He believes that Proxima’s status as the first spin-out from a government project will provide it with a competitive advantage for success. According to him, this situation exemplifies the concept of the ‘entrepreneurial state,’ where a startup can leverage significant public investment to thrive.

However, Proxima is not the sole contender in the competition for fusion. Helion Energy secured a substantial $500 million in Series E funding two years ago, with the support of prominent tech entrepreneur and OpenAI CEO Sam Altman. Furthermore, there are a minimum of 43 additional companies actively working on the development of nuclear fusion technologies.

Redalpine led Proxima’s seed round, which also included Bayern Kapital, DeepTech & Climate Fonds, and the Max Planck Foundation. Plural and existing investors High-Tech Gründerfonds, Wilbe, UVC Partners, and the Tomorrow Fund of Visionaries Club were also part of the round.

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Engineering

With the orchard vision system, farm tools can be turned into AI-powered data recorders

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Robots used in farming are not a new idea. We’ve seen machines that pick berries and apples, get rid of weeds, plant trees, move food, and more. Even though these tasks are thought to be the most important parts of automated systems, it’s always been that way in technology: it’s all about the data. One big thing that makes these goods valuable is the amount of useful data that their sensors gather.

Orchard Robotics’ system gets rid of the middle guy in a way. Even so, there is still a lot of value in automating these jobs when there aren’t enough workers. The young company’s system makes it easier to get started by adding a sensing module that can be attached to tractors and other farm vehicles.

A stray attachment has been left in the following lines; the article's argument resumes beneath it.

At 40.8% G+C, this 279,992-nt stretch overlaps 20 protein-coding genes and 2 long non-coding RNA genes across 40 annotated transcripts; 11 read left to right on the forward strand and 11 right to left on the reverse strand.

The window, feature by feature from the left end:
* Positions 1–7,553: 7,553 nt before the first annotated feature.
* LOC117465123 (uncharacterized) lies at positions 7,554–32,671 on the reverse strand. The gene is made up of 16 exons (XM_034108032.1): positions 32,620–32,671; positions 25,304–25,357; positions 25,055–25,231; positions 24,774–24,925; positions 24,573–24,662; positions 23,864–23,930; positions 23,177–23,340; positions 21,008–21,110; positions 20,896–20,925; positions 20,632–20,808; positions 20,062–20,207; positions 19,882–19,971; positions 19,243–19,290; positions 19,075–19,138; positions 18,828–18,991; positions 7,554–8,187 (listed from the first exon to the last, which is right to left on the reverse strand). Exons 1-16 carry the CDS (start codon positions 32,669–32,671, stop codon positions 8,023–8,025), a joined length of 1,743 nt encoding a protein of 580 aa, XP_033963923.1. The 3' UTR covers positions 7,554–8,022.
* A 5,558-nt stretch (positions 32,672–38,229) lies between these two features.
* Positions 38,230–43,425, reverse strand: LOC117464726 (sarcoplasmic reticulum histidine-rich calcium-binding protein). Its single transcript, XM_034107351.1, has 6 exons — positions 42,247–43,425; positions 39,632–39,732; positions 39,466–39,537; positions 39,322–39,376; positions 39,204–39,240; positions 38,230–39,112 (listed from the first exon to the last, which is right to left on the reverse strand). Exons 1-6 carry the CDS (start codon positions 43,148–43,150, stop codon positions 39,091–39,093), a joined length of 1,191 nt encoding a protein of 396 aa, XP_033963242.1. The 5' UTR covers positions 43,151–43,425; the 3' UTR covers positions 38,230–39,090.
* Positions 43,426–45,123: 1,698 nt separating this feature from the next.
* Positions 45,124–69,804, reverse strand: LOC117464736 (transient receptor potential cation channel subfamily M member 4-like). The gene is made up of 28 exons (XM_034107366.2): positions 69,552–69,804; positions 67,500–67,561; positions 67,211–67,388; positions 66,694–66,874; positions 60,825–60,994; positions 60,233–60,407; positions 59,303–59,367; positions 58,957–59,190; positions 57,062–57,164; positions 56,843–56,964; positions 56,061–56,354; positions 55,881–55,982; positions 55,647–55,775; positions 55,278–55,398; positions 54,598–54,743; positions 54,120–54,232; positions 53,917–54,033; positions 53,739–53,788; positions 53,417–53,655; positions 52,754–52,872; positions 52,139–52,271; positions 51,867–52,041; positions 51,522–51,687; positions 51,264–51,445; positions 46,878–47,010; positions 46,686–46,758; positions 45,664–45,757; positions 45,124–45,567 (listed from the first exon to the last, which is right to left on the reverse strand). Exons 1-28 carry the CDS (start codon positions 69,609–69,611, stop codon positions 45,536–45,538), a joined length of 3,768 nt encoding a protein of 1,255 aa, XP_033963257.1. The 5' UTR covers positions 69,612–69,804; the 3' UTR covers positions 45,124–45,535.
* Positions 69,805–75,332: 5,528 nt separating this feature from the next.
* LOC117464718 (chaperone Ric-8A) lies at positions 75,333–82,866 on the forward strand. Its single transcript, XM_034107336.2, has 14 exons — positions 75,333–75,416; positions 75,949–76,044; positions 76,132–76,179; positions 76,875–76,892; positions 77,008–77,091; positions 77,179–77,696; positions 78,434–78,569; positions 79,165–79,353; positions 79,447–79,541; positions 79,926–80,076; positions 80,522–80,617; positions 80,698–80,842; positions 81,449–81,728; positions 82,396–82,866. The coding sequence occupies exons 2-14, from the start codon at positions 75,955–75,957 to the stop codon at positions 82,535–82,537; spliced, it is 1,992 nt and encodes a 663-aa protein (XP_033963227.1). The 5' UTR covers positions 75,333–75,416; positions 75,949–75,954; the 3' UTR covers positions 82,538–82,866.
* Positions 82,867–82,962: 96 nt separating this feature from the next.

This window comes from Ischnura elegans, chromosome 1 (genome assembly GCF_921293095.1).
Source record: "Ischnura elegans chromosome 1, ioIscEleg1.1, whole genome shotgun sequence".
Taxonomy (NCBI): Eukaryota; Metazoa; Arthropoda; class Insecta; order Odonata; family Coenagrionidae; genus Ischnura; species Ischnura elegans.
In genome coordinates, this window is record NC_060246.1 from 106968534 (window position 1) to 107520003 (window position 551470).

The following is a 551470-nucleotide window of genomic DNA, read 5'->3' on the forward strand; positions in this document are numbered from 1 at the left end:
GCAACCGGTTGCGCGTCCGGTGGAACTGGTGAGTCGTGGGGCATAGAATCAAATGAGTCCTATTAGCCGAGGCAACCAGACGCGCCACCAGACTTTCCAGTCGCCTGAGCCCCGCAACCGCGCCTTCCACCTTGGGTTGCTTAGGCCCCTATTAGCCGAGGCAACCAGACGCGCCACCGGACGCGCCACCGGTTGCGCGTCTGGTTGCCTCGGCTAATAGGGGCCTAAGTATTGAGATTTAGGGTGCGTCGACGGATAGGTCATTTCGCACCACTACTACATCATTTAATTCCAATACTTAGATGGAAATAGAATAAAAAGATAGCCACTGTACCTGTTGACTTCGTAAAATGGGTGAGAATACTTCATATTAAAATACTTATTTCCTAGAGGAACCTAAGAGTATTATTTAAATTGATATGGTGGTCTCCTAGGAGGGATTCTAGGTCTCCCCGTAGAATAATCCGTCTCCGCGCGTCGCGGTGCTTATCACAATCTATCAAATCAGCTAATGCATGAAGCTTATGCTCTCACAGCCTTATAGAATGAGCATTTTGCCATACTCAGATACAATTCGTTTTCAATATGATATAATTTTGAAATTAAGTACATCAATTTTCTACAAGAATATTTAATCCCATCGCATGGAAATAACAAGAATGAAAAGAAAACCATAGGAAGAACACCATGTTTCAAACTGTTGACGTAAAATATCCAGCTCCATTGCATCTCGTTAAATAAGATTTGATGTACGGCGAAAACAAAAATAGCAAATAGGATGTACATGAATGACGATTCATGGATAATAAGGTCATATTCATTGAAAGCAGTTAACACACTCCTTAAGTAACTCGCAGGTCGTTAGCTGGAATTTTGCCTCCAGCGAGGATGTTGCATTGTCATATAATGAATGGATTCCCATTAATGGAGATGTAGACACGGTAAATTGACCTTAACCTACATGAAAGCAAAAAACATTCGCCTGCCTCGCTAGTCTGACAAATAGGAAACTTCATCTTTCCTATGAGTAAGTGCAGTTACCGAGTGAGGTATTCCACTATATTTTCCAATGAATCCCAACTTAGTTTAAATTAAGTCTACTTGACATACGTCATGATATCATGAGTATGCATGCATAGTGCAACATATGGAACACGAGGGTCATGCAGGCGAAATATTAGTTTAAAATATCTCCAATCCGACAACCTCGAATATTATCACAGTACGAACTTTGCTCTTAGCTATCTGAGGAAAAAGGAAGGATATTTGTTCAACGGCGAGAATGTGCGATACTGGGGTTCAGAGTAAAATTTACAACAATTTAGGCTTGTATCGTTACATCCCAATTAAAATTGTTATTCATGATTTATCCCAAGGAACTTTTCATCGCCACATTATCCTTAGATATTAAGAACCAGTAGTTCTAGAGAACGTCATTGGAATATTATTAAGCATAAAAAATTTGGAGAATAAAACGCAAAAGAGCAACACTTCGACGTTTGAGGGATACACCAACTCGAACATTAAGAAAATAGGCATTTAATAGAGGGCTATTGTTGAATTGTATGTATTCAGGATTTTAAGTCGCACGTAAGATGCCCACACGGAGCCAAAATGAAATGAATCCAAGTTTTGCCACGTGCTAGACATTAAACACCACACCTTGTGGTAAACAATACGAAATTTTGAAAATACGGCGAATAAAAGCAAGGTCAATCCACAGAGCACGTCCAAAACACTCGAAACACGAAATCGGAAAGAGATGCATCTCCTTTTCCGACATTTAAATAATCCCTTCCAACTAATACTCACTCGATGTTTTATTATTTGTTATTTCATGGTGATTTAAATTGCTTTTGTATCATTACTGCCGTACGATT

There are many farmers who are willing to try new technologies that might help them get more crops or fill jobs that have been hard to staff. However, fully automatic robotic systems can be too expensive for many farmers to even consider.

As the name suggests, Orchard will start out by focusing on apple trees. The system’s cameras can capture up to 100 images per second, each of which records information about a different tree. After that, the Orchard OS software uses AI to turn the data into maps. That includes every bud or fruit that can be seen on every tree, where they are located, and even what color the apple is.

Charlie Wu, founder and CEO, says, “Our cameras take pictures of trees from bud to bloom to harvest. They use advanced computer vision and machine learning models we’ve built to get accurate information about hundreds of millions of fruits.” “This is a huge improvement over the old ways, which involved picking samples of maybe 100 fruits by hand.”

Thanks to the GPS on board, farmers can get a more accurate picture of how well their crops are doing, right down to the location and size of each tree. The company began at Cornell University in 2022. Even though it’s still pretty new, farmers have already started trying the tool. It looks like the field tests from last season were good enough to get real investors interested.

The Seattle-based company will announce a seed round of $3.2 million this week. The general catalyst will lead the round. Humba Ventures, Soma Capital, Correlation Ventures, VU Venture Partners, and Genius Ventures joined the raise. It comes after a pre-seed round of $600,000 that wasn’t made public.